March 7, 2014
Del Potro and Dulko we can do without
For the Herald
This could be the last chance for some time for Argentina to win the Davis Cup for the first time. Why? Because after playing Germany away next week in the first round — which should be beatable by a strong Argentine team, further ties, most likely including the final, may be at home on the clay court at Parque Roca where Argentina have never lost.
The trouble is Argentina does not have its strongest team because now top 10 Juan Martín del Potro has once again decided that his individual career and raking in more dollars is more important than representing his country (which helped him to get where he is) at the most four times a year. Former top 10 and new Davis Cup captain Martín Jaite said he is not a traitor for not playing and understands his reasons. Jaite said Del Potro has said that he will be available for the next round (if they make it), but you can take that with a pinch of salt. Other people say Del Potro should not be picked again and this opinion will be a lot stronger if Argentina happens to lose in Germany. But I say now, don’t pick him again.
David Nalbandian, Argentina’s top player not so long ago, has always been a very enthusiastic Davis Cup player — even travelling to Sweden once at his own cost after not being picked because of injury, but feeling better when the tie approached. But he is now past his best and getting more injuries.
Nalbandian says his motivation to continue playing is to win the Davis Cup. He would also like to play in this year’s Olympic Games.
Juan Ignacio Chela is the oldest and also past his best. Juan Mónaco and Eduardo Schwank, who complete the team, do not compare to the so-called legion of good players of recent times who have nearly all retired... which is why this may be Argentina’s last chance for some time if Del Potro were willing. Against them will be Germany’s strongest team, with no injuries so far and a 21st ranked singles player in Florian Mayer — a higher ranking than any of the Argentines, although this is not so important in Davis Cup play. The doubles is usually Argentina’s weak point and two pairs have been playing in some tournaments — as suggested in this column some time ago — but without much success. The Davis Cup match against Germany, from February 10 to 12, will also be played on an indoor hard court which is not the favourite venue for Argentines.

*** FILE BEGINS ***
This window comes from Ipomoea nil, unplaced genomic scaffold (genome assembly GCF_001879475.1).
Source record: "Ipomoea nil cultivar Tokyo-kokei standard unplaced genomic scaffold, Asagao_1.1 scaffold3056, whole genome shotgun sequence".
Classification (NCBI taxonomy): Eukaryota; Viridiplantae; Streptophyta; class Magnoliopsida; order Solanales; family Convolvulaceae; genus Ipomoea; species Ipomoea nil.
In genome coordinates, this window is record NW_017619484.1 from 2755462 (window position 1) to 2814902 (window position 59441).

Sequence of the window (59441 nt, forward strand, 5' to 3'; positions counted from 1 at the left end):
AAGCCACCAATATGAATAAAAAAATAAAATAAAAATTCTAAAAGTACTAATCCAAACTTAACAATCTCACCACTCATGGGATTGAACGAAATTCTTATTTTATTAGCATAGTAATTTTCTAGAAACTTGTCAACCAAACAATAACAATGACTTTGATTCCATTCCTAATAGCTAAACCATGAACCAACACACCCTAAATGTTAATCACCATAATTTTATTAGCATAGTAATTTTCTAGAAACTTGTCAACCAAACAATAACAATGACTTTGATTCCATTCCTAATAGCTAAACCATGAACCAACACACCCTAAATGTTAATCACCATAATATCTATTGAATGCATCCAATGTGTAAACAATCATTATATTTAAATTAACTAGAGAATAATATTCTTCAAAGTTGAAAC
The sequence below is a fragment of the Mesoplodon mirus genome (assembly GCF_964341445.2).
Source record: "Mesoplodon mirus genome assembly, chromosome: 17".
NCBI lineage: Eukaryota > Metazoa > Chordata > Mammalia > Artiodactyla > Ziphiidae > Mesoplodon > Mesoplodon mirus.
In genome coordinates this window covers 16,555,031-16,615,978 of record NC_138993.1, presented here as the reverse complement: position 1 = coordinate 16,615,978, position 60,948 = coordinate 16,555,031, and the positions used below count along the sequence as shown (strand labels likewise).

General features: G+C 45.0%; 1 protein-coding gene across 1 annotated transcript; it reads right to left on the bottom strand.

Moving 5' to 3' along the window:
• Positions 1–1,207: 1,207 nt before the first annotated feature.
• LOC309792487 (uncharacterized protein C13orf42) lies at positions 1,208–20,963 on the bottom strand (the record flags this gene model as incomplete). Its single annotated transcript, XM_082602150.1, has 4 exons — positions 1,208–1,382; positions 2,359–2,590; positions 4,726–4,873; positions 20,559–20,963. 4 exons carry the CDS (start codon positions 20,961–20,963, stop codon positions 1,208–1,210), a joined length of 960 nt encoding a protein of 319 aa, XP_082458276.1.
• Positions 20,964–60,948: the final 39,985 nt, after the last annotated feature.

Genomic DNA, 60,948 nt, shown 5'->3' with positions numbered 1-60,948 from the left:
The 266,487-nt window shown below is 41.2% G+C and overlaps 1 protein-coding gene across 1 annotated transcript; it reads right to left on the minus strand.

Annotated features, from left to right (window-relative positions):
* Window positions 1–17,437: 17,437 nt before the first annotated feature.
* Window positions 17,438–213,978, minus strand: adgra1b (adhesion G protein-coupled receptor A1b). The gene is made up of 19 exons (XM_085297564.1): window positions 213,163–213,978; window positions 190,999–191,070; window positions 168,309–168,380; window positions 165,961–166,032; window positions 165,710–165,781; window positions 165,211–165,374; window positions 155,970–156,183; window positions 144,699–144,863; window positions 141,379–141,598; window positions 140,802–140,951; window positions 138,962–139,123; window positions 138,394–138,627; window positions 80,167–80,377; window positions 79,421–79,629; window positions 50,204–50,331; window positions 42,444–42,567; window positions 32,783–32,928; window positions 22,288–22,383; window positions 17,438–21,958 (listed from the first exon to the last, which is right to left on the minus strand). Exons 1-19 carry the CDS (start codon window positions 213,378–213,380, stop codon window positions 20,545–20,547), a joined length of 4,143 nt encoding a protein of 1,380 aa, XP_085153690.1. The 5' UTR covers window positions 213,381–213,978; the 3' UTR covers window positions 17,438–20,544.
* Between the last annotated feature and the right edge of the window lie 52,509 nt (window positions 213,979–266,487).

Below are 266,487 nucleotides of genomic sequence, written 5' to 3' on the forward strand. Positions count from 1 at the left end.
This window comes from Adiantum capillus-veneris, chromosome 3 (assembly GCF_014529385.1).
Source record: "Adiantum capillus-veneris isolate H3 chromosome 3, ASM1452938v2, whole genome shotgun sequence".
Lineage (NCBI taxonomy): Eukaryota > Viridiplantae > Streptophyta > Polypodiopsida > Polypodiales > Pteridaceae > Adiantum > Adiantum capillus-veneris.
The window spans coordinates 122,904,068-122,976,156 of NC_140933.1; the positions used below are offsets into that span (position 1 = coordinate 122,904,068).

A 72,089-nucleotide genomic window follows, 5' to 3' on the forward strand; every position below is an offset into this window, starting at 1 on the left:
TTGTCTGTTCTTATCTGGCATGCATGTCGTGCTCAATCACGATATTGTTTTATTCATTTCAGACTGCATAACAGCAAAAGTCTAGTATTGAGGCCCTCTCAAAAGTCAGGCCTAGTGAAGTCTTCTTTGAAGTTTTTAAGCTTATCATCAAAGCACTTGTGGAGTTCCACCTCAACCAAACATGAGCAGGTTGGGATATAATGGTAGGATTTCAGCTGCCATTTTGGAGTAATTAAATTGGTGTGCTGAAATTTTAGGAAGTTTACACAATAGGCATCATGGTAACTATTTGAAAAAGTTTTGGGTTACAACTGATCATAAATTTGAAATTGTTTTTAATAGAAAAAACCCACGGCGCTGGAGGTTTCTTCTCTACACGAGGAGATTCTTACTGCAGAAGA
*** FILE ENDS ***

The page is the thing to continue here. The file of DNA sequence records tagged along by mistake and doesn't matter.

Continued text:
Gisela Dulko is Argentina’s top women’s player and the only one who has won titles on the international tournament circuit — four singles and 17 doubles — but she was speaking out of turn when she told the media and anybody willing to listen that women’s tennis in this country will not improve if the Argentine Tennis Association (AAT) does not do more to foment it. She learnt the game in this country, surely with some help from the AAT, but she is another one who will not represent her country in the Federation Cup (the international team tournament for women similar to the men’s Davis Cup) at least three or four times a year.
SHORTER SEASON. Leading players finally had a meeting at the Australian Open to press for a shorter tournament season which currently goes from the start of the year to the Masters finals at the beginning of December and this is the reason for many injuries. This column has always said that they could play in fewer tournaments, but then that would not help their ranking. The solution would be that the ranking counted only the best — say a dozen or more — tournaments for each player, but no solution was reached at the meeting. In fact, Rafael Nadal, who takes the lead in these discussions, had quite an argument with Roger Federer. Players complain, but many go in for exhibition tournaments, to earn more money, apart from their heavy tournament schedule.
HAWKS EYE. David Nalbandian was eliminated in the Australian Open in a match of over four hours against John Isner when the referee would not allow Nalbandian to request a revision by Hawks Eye whether a ball hit by Isner was in or out of court. The line judge had called out, but the referee strangely changed the decision to “in.” On top of changing the opinion of a line judge who had a better view, the referee refused Nalbandian’s request which he had no right to do. An Argentine referee attempted a defence of that French referee at the Australian Open which did not really defend him.
This also brought up a recent question about many Davis Cup ties, also in Argentina, being played without a Hawks Eye to revise line calls. The installation may not be cheap, but there is so much money involved in the Davis Cup that no tie should be played without it.
DOPING? It seems that Novak Djokovic, who had such a phenomenal season last year, spends time in a globe or bubble which simulates altitude which produces a higher number of red blood bodies and also regenerates his muscles. Furthermore, he accustoms his body to function properly with less oxygen as during a match. Nadal also has this kind of aparatus which circulates the poorest of air, cleans the breathing organs and improves blood circulation to the brain, also regenerating his muscles and to overcome tiredness . The results have been evident when Nadal at times seemed tired out in a game, but the following day was completely fresh again and when Djokovic just carried on and on winnng.
There have been questions whether this can be called doping, similar to blood doping, but there is nothing in the body which would show if the players were tested. Andy Murray also has nothing to worry about. It has been reported that he recuperates with acupuncture and ice baths during tounaments.